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Local News

  • On the Docket 4-3-16

    March 24
    Victoria T. Lovato was found guilty by the Los Alamos Municipal Court for headlamps on motor vehicles. Sentence deferred until April 25. Defendant must also pay $65 in court costs.
    Cuilan Yuan pled no contest in Los Alamos Municipal Court for speeding 11 to 15 miles an hour over the speed limit. Sentence deferred until May 23. Defendant also sentenced to defensive driving school. Defendant must also pay $65 in court costs.

    March 25
    Jerry C. Dudley was found guilty at the time of traffic stop of speeding six to 10 miles an hour over the speed limit. Defendant was fined $50 and must also pay $65 in court costs.

    March 28
    Karen D. Miller was found guilty at the time of traffic stop of speeding 11 to 15 miles an hour over the speed limit. Defendant was fined $75 and must also pay $65 in court costs.
    Mark D. Ortega was found guilty at the time of traffic stop of speeding one to five miles an hour over the speed limit in a school zone. Defendant was fined $30 and must also pay $65 in court costs.
    Kathy Steck was found guilty at the time of traffic stop of speeding six to 10 miles an hour over the speed limit. Defendant was fined $50 and must also pay $65 in court costs.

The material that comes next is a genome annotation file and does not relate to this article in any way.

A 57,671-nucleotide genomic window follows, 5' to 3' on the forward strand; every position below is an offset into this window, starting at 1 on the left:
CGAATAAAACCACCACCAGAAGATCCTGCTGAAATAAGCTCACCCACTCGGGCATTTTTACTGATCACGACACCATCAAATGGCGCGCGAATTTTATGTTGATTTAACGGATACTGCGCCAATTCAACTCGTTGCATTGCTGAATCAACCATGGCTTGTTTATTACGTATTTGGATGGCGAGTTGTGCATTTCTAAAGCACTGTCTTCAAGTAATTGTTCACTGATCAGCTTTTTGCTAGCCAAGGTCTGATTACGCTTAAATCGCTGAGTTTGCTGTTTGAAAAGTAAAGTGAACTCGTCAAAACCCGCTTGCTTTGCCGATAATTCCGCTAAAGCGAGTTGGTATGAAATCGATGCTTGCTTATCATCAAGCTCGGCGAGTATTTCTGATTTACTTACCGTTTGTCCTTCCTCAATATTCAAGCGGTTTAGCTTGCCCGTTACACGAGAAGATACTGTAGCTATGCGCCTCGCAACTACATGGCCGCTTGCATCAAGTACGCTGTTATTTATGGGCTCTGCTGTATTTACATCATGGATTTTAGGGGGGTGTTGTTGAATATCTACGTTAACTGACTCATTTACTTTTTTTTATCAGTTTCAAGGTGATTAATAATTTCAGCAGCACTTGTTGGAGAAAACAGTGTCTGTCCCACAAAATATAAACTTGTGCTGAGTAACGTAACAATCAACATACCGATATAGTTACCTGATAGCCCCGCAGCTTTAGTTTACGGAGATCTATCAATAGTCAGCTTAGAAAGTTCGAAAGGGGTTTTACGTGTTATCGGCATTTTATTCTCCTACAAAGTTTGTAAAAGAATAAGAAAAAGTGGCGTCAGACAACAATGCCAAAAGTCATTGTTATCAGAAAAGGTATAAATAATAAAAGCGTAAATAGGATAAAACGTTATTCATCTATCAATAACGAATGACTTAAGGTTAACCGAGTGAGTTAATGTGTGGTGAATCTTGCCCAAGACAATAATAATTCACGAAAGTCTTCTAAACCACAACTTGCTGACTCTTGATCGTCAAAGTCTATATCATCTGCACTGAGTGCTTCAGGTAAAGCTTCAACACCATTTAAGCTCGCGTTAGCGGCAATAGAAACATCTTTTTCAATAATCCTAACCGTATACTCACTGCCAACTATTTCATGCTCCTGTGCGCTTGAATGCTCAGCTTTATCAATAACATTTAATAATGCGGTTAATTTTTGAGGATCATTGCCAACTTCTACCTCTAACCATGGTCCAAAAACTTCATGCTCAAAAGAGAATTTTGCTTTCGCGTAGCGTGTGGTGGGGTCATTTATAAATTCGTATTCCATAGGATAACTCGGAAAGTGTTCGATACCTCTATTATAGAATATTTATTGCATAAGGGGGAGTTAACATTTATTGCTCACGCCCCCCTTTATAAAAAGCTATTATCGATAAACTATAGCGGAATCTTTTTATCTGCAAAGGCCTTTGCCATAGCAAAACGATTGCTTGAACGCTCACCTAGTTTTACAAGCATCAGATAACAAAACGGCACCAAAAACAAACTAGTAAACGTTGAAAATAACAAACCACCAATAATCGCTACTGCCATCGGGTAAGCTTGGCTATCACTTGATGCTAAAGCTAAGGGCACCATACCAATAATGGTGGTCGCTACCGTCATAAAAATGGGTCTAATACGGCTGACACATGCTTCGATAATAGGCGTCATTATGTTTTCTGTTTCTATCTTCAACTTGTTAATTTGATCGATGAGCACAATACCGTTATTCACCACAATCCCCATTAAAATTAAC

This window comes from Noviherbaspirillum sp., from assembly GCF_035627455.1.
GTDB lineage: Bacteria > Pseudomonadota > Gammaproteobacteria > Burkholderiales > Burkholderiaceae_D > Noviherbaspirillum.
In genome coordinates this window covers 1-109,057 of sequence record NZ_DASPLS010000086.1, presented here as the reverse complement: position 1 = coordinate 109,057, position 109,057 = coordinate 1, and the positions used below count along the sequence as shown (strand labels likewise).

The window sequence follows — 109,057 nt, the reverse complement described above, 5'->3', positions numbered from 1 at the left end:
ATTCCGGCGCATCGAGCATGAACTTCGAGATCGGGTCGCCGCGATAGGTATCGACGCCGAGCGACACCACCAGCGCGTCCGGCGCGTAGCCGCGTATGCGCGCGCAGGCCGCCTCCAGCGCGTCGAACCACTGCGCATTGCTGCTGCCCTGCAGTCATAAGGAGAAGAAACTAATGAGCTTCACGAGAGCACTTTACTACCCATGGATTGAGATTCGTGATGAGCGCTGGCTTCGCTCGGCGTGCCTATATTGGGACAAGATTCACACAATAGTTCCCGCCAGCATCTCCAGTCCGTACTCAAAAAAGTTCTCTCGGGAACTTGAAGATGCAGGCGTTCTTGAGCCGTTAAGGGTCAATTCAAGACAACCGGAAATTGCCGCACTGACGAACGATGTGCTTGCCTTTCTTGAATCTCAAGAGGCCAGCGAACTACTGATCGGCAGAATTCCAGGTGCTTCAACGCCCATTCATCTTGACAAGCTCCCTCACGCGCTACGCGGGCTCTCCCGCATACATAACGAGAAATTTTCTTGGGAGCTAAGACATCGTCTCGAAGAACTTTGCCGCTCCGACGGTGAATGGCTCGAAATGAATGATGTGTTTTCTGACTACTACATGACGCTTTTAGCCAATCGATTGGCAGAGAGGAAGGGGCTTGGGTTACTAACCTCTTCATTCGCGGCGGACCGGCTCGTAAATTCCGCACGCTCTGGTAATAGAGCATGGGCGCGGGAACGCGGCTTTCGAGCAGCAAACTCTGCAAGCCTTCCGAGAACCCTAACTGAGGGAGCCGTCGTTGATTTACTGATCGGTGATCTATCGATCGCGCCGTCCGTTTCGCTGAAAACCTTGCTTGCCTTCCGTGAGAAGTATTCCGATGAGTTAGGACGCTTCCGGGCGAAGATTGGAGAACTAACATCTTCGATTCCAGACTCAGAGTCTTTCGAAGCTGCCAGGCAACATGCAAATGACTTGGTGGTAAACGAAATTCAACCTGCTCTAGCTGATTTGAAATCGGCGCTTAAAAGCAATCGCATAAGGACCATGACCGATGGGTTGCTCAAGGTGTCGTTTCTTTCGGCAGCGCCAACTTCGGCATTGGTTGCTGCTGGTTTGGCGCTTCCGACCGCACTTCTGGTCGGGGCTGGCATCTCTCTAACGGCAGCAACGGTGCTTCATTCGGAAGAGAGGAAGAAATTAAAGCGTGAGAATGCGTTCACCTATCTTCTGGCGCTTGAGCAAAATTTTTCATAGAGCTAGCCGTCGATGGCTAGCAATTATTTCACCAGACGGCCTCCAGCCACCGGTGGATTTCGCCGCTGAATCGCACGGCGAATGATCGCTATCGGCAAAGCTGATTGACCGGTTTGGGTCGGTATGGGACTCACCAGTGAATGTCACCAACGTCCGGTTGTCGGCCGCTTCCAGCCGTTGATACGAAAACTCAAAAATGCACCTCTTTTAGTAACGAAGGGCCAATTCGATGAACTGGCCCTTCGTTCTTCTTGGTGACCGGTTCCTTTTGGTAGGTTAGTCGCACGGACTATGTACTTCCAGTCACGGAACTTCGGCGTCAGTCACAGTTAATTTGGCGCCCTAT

• Sarah von Sternberg is new schools, public safety reporter

    Sarah von Sternberg has joined the Los Alamos Monitor as the new education and public safety reporter.

    Sarah is from Spring, Texas, and graduated from Sam Houston State University in 2014 with a bachelor’s of arts degree in English. After moving to Austin shortly after, she landed an administrative job working for Travis County’s installment of the Head Start program.

    “That was my first job out of college and I am immensely grateful for everything I learned there,” she said.

    After living in Austin for two years, Sarah got married and promptly moved to New Mexico for her husband’s employment at the Los Alamos National Laboratory. She applied for a mailroom position at the Monitor but was happy to learn they had a reporter position available.

    “I knew this would be a great opportunity for me. I’m so happy to be putting the skills I learned in school to good use,” she said.

    As far as activities outside of work, Sarah said, “My husband and I take full advantage of the town’s beautiful and countless trails.”

    She also has a cat named Oppie, named after, Robert Oppenheimer, a huge piece of the town’s history. 

  • Phil Scherer starts as sports reporter

    Phil Scherer is a recent graduate from Division II Lindenwood University, and joins the Los Alamos Monitor Staff as its sports reporter.

    Scherer is a St. Louis, Missouri native, where he spent the first 21 years of his life before relocating to New Mexico.

    He is an avid sports fan, and can be found watching the St. Louis Cardinals and St. Louis Blues whenever they are playing.

    Growing up, Scherer was involved in the Boy Scouts of America, where he attained the rank of Eagle Scout, a distinction earned by just 2 percent of Boy Scouts.